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ESBG high-level messages on Capital Market Union

ESBG high-level messages on Capital Market Union


​​European Savings and Retail Banking Group (ESBG)

Rue Marie-Thérèse, 11 - B-1000 Brussels

ESBG Transparency Register ID 8765978796-80

Published: June 2019​

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The European Savings and Retail Banking Group (ESBG)’s welcomed the efforts of the European Commission to create an integrated capital market in the European Union (EU) with the launch of an action plan of over 30 measures and actions started in 2015 and finished in 2019. As the new Com-mission should set up the new priorities for the next five years, we believe that fostering a Capital Market Union (CMU) in the EU should remain a key pillar in order to trigger growth and jobs. 

In 2019, European investment levels are still low especially in some Member States and European capital markets are less competitive compared to the global level. The European Commission should find the best way to foster CMU, considering also what will happen after Brexit as for certain markets EU stakeholders will be still dependent on UK players. In order to finance the real economy, a right balance has to be found when deciding on the most appropriate policy mix. We, therefore, would like to provide the Commission with our recommendations.

1. Fostering both capital markets and banking markets

​ESBG is convinced that it would not be in the interest of the European economy (considering that is strongly based on SME structures) to favour funding from capital markets over traditional bank lend-ing.  In our opinion, a success of the CMU is not conceivable without a properly functioning lending market. SMEs rely significantly on bank loans for funding (70% of outstanding SME external funding in Europe comes from banks ), and evidence shows that bank lending remains the favourite sources of SME financing for 51% of SMEs  . CMU should be seen as a supplementary vehicle, not a primary path to support SME financing. The CMU should build on a strong and efficient banking system. Banks and capital markets work together and do not stand side by side. The stability of the financial markets in Europe can be strengthened by the CMU, paying particular attention to the great im-portance of credit financing, by adequately reducing risks and treating them according to the principle of individual responsibility and in particular subsidiarity. Maintaining the diversity of the European banking landscape also contributes to financial market stability. It must therefore be a high priority to preserve this plurality of the European financial sector. Proportionality and differentiation according to business models must not be called into question by the further development of the Capital Market Union.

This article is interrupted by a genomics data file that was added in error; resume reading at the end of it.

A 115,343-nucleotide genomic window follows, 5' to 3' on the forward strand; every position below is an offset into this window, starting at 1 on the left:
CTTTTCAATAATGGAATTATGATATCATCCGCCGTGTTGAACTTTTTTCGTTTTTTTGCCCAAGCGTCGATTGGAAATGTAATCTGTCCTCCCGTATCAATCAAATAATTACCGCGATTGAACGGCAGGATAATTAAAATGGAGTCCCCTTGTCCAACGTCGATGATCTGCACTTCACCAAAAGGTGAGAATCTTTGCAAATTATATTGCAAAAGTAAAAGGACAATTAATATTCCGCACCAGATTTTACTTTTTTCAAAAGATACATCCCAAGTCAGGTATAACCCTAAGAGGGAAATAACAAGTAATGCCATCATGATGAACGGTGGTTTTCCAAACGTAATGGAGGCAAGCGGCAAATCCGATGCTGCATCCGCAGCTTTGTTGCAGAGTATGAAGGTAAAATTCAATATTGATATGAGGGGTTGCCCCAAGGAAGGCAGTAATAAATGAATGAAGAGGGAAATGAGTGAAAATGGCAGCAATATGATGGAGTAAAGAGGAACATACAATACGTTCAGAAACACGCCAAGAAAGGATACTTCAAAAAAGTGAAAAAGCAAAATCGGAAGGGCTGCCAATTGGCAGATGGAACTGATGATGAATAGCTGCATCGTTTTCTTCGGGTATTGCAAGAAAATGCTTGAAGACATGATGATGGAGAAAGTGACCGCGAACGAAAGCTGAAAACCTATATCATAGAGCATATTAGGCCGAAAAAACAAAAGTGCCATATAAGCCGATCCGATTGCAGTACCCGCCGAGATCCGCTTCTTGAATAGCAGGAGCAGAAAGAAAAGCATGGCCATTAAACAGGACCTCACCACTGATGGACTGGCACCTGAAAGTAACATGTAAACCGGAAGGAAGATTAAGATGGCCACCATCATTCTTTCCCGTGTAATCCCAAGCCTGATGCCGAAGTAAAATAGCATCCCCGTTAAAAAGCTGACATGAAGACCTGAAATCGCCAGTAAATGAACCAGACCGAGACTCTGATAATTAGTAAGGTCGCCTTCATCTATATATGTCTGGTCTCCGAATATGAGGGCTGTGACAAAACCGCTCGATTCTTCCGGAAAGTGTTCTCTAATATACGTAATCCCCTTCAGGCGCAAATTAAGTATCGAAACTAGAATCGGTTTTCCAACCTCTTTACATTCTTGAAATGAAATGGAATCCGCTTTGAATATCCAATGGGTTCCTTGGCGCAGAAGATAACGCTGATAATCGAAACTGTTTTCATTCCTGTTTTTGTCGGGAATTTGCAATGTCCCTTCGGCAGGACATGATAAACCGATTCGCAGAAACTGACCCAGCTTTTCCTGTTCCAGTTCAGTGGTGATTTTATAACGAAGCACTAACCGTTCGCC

ESBG believes that a policy of complementarity remains the best way forward to create a stronger and more competitive European Union. It is equally important to promote the lending capacity of European credit institutions. This is where savings and retail banks in Europe can help. Backed by their long-standing experience in the regions, their wide network and proximity to the local companies enables them to build an irreplaceable knowledge and trustworthy relationships. It also puts savings and retail banks in an ideally placed position to help empower the economy and boost sustainable, inclusive and smart growth by granting loans to SMEs. 


2. Access to capital markets for all investors 

​ESBG believes that a new European Commission plan for a ‘CMU 2.0’ should be used to identify and remove burdens presented by bureaucracy with the objectives of ensuring capital markets stability as well as providing capital markets access to all investors. Since the CMU aims at unlocking capital around Europe, increase in the participation of retail investors in EU capital markets is necessary. Therefore, in our opinion, the next CMU plan should be focused on:

  • Restoring investor trust and raising confidence in capital markets.
  • Increasing financial education. Well-informed investors will make responsible investment de-cisions from the range of available capital markets products that are more adequately suited for their needs. 
  • Raising access to securities. Broad sections of the population should have access to securi-ties. For this reason, the further development of the CMU should first lead to a revision of fi-nancial market legislation, in particular MiFID II and PRIIPs. The regulations should then be examined to see whether they actually bring added value for customers. This added value should then be compared with the possible negative effects for customers and the expected cost burden for the institutions (cost-benefit analysis). 


About ESBG (European Savings and Retail Banking Group)

ESBG represents the locally focused European banking sector, helping savings and retail banks in 20 European countries strengthen their unique approach that focuses on providing service to local com-munities and boosting SMEs. An advocate for a proportionate approach to banking rules, ESBG unites at EU level some 1,000 banks, which together employ 780,000 people driven to innovate at 56,000 outlets. ESBG members have total assets of €6.2 trillion, provide €500 billion in SME loans, and serve 150 million Europeans seeking retail banking services. ESBG members are committed to further unleash the promise of sustainable, responsible 21st century banking.


​European Savings and Retail Banking Group – aisbl

Rue Marie-Thérèse, 11 ■ B-1000 Brussels ■ Tel: +32 2 211 11 11

Info@wsbi-esbg.org ■ www.wsbi-esbg.org


​Published: 14 June 2019




Capital Markets Union; SME finance; European Institutions